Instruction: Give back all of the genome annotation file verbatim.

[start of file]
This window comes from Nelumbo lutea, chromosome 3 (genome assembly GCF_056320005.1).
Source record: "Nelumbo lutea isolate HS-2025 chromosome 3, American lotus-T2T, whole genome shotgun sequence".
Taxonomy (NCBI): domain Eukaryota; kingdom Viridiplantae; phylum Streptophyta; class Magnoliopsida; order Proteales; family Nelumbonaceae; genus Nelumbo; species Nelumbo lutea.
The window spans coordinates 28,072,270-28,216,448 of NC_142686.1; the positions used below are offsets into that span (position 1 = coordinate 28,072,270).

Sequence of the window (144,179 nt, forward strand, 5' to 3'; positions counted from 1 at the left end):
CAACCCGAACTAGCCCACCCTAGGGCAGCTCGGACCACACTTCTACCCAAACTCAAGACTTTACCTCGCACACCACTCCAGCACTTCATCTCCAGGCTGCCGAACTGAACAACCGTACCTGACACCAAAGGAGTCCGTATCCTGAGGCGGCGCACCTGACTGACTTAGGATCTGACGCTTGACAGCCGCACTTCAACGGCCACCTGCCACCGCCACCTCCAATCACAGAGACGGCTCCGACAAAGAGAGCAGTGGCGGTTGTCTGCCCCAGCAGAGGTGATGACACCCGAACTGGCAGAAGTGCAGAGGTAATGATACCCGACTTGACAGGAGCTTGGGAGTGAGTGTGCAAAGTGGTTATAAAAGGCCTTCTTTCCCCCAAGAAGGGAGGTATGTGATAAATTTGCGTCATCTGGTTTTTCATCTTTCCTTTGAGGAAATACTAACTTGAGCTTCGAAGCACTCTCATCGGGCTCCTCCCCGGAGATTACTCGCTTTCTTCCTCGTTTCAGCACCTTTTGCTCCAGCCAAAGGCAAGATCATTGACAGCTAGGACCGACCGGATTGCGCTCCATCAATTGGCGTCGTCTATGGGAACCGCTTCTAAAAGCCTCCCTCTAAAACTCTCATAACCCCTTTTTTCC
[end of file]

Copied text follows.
This window comes from Nelumbo lutea, chromosome 3 (genome assembly GCF_056320005.1).
Source record: "Nelumbo lutea isolate HS-2025 chromosome 3, American lotus-T2T, whole genome shotgun sequence".
Taxonomy (NCBI): domain Eukaryota; kingdom Viridiplantae; phylum Streptophyta; class Magnoliopsida; order Proteales; family Nelumbonaceae; genus Nelumbo; species Nelumbo lutea.
The window spans coordinates 28,072,270-28,216,448 of NC_142686.1; the positions used below are offsets into that span (position 1 = coordinate 28,072,270).

Sequence of the window (144,179 nt, forward strand, 5' to 3'; positions counted from 1 at the left end):
CAACCCGAACTAGCCCACCCTAGGGCAGCTCGGACCACACTTCTACCCAAACTCAAGACTTTACCTCGCACACCACTCCAGCACTTCATCTCCAGGCTGCCGAACTGAACAACCGTACCTGACACCAAAGGAGTCCGTATCCTGAGGCGGCGCACCTGACTGACTTAGGATCTGACGCTTGACAGCCGCACTTCAACGGCCACCTGCCACCGCCACCTCCAATCACAGAGACGGCTCCGACAAAGAGAGCAGTGGCGGTTGTCTGCCCCAGCAGAGGTGATGACACCCGAACTGGCAGAAGTGCAGAGGTAATGATACCCGACTTGACAGGAGCTTGGGAGTGAGTGTGCAAAGTGGTTATAAAAGGCCTTCTTTCCCCCAAGAAGGGAGGTATGTGATAAATTTGCGTCATCTGGTTTTTCATCTTTCCTTTGAGGAAATACTAACTTGAGCTTCGAAGCACTCTCATCGGGCTCCTCCCCGGAGATTACTCGCTTTCTTCCTCGTTTCAGCACCTTTTGCTCCAGCCAAAGGCAAGATCATTGACAGCTAGGACCGACCGGATTGCGCTCCATCAATTGGCGTCGTCTATGGGAACCGCTTCTAAAAGCCTCCCTCTAAAACTCTCATAACCCCTTTTTTCC